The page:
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J Infect. 1998 May;36(3):279-85.

The molecular and clinical epidemiology of enterobacteriaceae-producing extended-spectrum beta-lactamase in a tertiary care hospital.

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The Division of Infectious Diseases, Beth Israel-Deaconess Medical Center, and Harvard Medical School, Boston, MA, USA.


To describe the epidemiology of Enterobacteriaceae-producing extended-spectrum beta-lactamase (EP-ESBL) in a non-outbreak setting, and to define the risk factors associated with colonization, a 5-month surveillance study was initiated. Ten of 333 patients were colonized with EP-ESBL, as defined by isoelectric focusing. Klebsiella sp. and Escherichia coli were the species most commonly harbouring these plasmid-mediated enzymes. Of the 16 SHV-producing isolates, 10 were SHV-3-like (pI 7.0) and six were SHV-5-like (pI 8.2). All isolates were resistant to ceftriaxone. Ceftazidime resistance was detected in 50% and 100% of SHV-3-like and SHV-5-like producing isolates, respectively. One patient was colonized with four different SHV-5-like producing Enterobacteriaceae. These isolates carried plasmids that were indistinguishable by restriction endonuclease analysis, indicating broad plasmid transfer within the patient. By logistic regression, haemodialysis was a strong risk factor for colonization with EP-ESBL, suggesting that, in our hospital, horizontal transmission is an important mechanism of dissemination of these resistant pathogens.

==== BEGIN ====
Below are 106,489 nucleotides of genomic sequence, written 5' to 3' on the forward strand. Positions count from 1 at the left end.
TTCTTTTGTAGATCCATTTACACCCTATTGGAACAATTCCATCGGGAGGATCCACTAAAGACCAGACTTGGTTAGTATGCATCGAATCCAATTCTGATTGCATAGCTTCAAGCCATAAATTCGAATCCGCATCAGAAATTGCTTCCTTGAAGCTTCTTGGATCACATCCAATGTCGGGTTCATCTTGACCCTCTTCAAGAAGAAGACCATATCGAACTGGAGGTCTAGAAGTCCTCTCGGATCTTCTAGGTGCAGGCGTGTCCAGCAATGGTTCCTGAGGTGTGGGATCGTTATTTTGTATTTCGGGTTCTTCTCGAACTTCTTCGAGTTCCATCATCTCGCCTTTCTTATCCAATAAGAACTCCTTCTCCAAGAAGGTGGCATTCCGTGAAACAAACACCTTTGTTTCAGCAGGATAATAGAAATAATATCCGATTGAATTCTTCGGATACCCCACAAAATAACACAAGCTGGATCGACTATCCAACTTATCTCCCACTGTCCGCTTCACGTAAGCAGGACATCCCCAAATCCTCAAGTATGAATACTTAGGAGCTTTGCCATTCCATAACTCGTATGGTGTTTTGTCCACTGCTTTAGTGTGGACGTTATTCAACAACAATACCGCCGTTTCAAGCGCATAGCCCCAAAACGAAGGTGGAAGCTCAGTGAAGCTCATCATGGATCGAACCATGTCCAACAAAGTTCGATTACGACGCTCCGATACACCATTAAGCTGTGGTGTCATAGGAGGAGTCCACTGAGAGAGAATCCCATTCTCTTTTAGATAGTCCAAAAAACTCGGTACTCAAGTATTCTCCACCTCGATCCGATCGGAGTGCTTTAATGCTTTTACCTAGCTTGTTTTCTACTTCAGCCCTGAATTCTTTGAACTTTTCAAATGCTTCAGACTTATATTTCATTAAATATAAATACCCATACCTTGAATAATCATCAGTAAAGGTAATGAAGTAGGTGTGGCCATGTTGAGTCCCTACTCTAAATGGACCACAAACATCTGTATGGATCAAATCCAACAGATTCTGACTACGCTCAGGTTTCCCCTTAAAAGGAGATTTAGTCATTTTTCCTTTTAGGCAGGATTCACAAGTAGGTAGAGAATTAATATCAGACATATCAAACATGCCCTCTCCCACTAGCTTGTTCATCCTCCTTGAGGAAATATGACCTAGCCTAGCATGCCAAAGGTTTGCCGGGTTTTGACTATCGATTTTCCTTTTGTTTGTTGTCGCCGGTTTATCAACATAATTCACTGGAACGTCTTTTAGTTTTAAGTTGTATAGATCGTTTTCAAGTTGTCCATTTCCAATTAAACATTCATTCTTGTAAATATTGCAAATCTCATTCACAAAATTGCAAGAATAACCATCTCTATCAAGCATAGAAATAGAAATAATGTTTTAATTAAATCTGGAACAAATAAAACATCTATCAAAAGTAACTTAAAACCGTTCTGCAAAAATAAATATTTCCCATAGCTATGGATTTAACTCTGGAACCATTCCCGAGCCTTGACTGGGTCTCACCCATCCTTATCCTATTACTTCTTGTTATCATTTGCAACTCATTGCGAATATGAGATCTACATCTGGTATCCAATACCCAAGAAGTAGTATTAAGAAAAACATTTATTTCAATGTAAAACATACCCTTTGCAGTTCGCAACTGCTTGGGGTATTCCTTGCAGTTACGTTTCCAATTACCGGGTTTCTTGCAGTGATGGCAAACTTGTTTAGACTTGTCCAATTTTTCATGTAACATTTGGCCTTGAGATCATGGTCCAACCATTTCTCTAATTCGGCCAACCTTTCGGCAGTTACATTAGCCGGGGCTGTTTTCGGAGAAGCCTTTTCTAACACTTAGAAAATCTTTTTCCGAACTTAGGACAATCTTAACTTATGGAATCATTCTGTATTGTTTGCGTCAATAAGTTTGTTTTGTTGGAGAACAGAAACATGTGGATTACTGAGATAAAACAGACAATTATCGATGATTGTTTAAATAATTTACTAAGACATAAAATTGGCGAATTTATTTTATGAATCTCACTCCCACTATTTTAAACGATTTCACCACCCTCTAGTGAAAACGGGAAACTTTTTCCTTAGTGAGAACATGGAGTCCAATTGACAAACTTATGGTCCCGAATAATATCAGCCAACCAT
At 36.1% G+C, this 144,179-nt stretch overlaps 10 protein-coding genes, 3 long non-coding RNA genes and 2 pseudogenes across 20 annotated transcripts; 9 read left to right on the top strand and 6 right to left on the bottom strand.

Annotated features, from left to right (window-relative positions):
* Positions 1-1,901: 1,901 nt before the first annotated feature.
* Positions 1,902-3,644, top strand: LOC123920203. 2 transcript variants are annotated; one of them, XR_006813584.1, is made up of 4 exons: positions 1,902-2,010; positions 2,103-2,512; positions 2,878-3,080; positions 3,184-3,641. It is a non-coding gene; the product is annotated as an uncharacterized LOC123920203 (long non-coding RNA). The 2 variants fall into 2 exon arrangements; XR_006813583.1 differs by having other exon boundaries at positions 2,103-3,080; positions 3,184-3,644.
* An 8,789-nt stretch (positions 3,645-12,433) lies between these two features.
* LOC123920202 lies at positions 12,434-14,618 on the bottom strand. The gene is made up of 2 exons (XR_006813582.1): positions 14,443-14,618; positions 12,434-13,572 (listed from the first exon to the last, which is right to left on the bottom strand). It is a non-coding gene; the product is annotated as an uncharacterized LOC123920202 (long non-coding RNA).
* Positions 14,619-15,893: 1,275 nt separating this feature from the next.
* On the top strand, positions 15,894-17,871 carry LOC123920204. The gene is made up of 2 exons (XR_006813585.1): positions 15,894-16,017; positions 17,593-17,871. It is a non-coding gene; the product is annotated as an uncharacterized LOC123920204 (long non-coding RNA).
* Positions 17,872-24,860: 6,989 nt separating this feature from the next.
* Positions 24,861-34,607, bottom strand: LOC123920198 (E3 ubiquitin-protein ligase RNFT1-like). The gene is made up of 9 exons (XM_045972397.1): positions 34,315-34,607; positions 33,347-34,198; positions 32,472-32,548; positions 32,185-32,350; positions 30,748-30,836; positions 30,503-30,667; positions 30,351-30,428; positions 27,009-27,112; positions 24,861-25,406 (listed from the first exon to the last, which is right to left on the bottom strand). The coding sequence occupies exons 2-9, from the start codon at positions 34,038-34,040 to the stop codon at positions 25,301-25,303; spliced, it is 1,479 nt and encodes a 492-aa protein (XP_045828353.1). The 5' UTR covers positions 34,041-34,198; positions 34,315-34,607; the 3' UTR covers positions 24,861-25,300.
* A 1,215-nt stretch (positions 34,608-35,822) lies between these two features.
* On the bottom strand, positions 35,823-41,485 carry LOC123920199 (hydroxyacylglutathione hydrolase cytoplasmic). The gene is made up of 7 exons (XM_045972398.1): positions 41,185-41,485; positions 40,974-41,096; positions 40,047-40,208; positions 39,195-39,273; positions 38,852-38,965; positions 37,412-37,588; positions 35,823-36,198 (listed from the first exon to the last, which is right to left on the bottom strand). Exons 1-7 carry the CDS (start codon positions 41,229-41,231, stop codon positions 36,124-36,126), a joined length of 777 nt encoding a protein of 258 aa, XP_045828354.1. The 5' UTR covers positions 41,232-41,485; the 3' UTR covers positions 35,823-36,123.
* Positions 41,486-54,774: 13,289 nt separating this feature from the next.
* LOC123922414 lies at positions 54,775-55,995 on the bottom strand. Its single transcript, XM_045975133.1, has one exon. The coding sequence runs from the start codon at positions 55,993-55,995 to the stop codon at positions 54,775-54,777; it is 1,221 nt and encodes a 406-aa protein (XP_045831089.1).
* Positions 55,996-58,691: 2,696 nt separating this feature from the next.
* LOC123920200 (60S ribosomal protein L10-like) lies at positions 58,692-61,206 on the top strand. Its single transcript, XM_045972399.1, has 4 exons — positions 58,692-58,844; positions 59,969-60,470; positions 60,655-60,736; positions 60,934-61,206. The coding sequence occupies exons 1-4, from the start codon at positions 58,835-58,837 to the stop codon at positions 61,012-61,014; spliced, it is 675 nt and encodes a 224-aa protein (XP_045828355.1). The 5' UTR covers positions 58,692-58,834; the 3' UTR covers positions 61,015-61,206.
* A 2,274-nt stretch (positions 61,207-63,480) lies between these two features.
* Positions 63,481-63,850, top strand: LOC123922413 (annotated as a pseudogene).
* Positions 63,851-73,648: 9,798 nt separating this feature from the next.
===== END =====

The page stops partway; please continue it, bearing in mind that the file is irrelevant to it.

[Indexed for MEDLINE]

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